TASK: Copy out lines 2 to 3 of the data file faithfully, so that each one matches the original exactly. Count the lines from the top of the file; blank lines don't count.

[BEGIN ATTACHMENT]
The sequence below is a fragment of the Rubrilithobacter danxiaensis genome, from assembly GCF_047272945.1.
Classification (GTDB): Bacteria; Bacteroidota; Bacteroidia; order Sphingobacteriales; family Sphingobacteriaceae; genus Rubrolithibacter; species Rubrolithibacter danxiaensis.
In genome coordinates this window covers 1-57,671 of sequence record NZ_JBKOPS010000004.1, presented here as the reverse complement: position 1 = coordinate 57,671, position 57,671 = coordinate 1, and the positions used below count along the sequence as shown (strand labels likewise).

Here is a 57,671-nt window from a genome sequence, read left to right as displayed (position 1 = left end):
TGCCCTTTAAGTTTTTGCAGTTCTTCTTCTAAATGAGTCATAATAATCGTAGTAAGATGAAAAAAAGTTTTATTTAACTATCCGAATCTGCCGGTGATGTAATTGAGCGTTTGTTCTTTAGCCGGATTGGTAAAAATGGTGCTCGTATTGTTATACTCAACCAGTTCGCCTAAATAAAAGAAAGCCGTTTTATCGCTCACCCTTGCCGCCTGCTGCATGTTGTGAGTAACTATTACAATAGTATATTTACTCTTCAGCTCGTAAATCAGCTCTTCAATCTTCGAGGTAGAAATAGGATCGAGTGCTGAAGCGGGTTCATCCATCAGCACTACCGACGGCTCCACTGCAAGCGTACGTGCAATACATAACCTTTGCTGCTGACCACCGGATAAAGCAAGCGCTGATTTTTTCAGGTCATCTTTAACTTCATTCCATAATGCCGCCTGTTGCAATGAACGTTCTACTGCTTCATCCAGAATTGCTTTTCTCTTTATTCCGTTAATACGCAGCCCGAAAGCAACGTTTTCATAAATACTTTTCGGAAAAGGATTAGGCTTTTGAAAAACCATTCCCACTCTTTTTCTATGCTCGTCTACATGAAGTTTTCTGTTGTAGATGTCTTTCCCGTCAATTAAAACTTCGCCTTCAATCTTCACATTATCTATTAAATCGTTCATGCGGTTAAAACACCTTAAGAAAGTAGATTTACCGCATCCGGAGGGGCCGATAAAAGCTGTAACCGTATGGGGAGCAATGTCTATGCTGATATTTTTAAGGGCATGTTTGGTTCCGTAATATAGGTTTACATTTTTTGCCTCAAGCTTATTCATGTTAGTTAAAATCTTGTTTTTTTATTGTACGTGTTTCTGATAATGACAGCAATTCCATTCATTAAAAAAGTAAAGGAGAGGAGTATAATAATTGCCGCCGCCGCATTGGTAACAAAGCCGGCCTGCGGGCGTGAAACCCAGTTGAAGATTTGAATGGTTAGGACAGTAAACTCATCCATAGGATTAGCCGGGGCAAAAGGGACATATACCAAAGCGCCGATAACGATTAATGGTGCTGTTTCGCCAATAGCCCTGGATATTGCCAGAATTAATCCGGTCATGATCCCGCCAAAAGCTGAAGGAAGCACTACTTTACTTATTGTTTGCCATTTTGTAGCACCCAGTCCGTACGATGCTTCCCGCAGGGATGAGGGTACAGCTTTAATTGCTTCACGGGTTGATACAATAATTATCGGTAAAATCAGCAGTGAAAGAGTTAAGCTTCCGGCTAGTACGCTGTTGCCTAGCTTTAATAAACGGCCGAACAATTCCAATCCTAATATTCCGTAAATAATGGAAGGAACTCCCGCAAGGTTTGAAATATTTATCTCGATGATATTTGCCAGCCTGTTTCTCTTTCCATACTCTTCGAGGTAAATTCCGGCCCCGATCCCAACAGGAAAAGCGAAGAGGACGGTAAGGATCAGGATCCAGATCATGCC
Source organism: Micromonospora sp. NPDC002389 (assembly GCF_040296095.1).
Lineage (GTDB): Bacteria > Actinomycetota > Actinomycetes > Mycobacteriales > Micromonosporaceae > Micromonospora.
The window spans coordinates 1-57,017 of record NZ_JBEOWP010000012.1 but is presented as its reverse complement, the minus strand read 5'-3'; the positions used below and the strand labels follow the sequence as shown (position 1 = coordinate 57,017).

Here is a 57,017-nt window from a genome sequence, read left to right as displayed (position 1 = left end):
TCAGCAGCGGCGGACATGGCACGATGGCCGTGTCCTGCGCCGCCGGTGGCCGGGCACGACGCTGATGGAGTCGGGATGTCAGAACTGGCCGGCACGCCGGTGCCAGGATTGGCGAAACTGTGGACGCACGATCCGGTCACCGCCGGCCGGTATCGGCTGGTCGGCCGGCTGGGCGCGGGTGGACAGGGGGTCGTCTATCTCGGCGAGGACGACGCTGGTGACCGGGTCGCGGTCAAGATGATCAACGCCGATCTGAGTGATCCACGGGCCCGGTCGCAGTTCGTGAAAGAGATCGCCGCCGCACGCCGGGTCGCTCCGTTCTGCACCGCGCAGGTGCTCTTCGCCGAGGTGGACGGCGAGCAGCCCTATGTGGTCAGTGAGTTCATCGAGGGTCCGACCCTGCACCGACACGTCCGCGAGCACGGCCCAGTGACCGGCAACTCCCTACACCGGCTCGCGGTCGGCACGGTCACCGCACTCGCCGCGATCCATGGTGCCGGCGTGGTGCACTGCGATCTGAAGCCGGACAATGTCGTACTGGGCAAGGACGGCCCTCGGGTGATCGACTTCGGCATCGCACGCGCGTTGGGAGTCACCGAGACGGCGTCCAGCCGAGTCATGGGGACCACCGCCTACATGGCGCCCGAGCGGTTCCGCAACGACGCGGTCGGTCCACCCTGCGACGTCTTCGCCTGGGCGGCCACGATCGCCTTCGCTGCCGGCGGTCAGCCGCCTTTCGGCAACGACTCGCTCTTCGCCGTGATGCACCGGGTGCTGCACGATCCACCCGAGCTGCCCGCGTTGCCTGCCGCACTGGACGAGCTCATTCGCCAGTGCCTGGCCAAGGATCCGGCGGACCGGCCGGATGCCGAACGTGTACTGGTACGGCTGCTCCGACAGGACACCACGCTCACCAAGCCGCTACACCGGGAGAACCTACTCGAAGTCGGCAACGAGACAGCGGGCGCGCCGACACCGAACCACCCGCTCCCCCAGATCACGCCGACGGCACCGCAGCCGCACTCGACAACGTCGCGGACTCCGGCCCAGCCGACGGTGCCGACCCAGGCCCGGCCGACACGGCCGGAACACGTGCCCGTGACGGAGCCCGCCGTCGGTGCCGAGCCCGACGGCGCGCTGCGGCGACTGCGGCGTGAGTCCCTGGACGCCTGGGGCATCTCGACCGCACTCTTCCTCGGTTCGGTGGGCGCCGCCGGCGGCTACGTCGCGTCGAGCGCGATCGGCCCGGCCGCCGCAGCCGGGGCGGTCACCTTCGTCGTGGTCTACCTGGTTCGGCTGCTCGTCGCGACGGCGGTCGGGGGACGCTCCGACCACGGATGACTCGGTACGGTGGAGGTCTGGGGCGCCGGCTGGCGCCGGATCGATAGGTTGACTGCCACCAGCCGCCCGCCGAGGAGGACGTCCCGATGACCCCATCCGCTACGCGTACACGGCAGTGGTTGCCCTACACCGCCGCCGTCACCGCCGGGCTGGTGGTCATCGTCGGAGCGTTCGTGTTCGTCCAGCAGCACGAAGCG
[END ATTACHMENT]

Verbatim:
Classification (GTDB): Bacteria; Bacteroidota; Bacteroidia; order Sphingobacteriales; family Sphingobacteriaceae; genus Rubrolithibacter; species Rubrolithibacter danxiaensis.
In genome coordinates this window covers 1-57,671 of sequence record NZ_JBKOPS010000004.1, presented here as the reverse complement: position 1 = coordinate 57,671, position 57,671 = coordinate 1, and the positions used below count along the sequence as shown (strand labels likewise).